From Rob Pike

Dear Rob–

As Dennis’s siblings, Lynn, John, and Bill Ritchie–on behalf of the entire Ritchie family–we wanted to convey to all of you how deeply moved, astonished, and appreciative we are of the loving tributes to Dennis that we have been reading. We can confirm what we keep hearing again and again: Dennis was an unfailingly kind, sweet, unassuming, and generous brother–and of course a complete geek. He had a hilariously dry sense of humor, and a keen appreciation for life’s absurdities–though his world view was entirely devoid of cynicism or mean-spiritedness.

We are terribly sad to have lost him, but touched beyond words to realize what a mark he made on the world, and how well his gentle personality–beyond his accomplishments–seems to be understood.

Thank you.


And this from Rob’s Google+ page (partial quote, go to his page to see the whole thing):

I was warmly surprised to see how many people responded to my Google+ post about Dennis Ritchie’s untimely passing. His influence on the technical community was vast, and it’s gratifying to see it recognized. When Steve Jobs died there was a wide lament – and well-deserved it was – but it’s worth noting that the resurgence of Apple depended a great deal on Dennis’s work with C and Unix.

The C programming language is quite old now, but still active and still very much in use. The Unix and Linux (and Mac OS X and I think even Windows) kernels are all C programs. The web browsers and major web servers are all in C or C++, and almost all of the rest of the Internet ecosystem is in C or a C-derived language (C++, Java), or a language whose implementation is in C or a C-derived language (Python, Ruby, etc.). C is also a common implementation language for network firmware. And on and on.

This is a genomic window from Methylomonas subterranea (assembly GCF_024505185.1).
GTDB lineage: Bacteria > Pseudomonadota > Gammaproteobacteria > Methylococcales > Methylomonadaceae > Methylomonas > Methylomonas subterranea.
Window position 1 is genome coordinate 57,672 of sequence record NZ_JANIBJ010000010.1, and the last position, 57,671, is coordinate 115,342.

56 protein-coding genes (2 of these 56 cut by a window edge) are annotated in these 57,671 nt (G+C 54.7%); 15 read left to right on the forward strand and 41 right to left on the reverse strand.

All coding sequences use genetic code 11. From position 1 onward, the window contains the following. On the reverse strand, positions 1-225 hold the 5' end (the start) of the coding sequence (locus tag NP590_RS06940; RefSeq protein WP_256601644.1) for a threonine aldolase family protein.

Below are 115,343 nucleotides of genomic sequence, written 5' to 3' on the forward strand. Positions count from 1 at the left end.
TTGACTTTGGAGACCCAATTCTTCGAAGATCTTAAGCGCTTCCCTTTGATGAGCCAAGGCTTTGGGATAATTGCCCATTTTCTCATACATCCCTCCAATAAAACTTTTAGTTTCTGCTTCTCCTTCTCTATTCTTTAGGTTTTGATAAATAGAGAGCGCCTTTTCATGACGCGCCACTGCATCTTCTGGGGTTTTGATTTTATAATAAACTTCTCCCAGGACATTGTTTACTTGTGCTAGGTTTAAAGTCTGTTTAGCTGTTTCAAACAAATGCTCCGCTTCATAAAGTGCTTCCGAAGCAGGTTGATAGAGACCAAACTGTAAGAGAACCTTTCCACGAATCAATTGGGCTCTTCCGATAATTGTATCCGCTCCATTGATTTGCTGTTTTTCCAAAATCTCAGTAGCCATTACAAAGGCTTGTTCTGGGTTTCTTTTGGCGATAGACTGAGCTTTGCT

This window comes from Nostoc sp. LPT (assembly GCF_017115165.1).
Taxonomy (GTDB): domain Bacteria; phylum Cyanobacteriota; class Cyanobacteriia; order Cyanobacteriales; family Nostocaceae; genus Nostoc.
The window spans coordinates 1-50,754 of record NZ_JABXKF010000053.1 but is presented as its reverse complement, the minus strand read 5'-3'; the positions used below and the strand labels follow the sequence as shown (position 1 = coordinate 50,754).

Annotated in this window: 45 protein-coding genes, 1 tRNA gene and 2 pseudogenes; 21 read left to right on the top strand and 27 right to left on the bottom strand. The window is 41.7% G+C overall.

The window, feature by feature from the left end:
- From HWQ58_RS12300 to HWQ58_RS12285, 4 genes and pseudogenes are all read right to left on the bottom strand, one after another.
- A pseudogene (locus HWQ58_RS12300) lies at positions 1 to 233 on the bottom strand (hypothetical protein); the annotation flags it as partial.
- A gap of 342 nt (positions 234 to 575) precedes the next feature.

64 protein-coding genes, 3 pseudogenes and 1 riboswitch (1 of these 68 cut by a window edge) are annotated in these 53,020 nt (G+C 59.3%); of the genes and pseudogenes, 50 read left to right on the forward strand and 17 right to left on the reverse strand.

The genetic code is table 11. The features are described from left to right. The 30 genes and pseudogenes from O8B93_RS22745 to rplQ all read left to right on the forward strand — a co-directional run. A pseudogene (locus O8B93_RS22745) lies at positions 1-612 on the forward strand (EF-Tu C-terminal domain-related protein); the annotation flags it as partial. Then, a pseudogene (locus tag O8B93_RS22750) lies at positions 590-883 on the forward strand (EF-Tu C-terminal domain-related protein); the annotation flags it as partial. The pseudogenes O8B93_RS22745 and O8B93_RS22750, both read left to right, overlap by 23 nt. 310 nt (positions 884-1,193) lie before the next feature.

And that’s just C.

Dennis was also half of the team that created Unix (the other half being Ken Thompson), which in some form or other (I include Linux) runs all the machines at Google’s data centers and probably at most other server farms. Most web servers run above Unix kernels; most non-Microsoft web browsers run above Unix kernels in some form, even in many phones.

And speaking of phones, the software that runs the phone network is largely written in C.

But wait, there’s more….

Comments

  1. #1 Marina
    October 17, 2011

    I always wonder whose passing will get more attention a century from now. Certainly Jobs made shiny things that did exactly what they were supposed to do (and not one iota more) but to create the language that damn near every computing system is based on and get almost no recognition is sadly a commonplace occurrence. Think of the passings of Mozart, Van Gogh or Tesla. Nobody seems to have noticed then, but a hundred years later, they are considered luminaries. And for every Tesla, there is an Edison – more a businessman than an inventor who receives the accolades for both in his lifetime. History has a way of setting things right, but long after it is too late to make any difference.

  2. #2 Rich Wilson
    October 18, 2011

    I got to see Dennis give a talk at the University of Victoria back in the late 80s or early 90s. I can attest to the dry humor. He was a great speaker, and it was hilarious.

    One of the best parts was when he put up a slide containing some C from a very large corporation. I seem to recall some hints that it was from IBM, but could not swear to that. He covered most of it with a sheet of paper, and then simply kept uncovering more lines of code. The ‘joke’ would set it, everyone would laugh, we’d think it was over, and he’d uncover more WTF.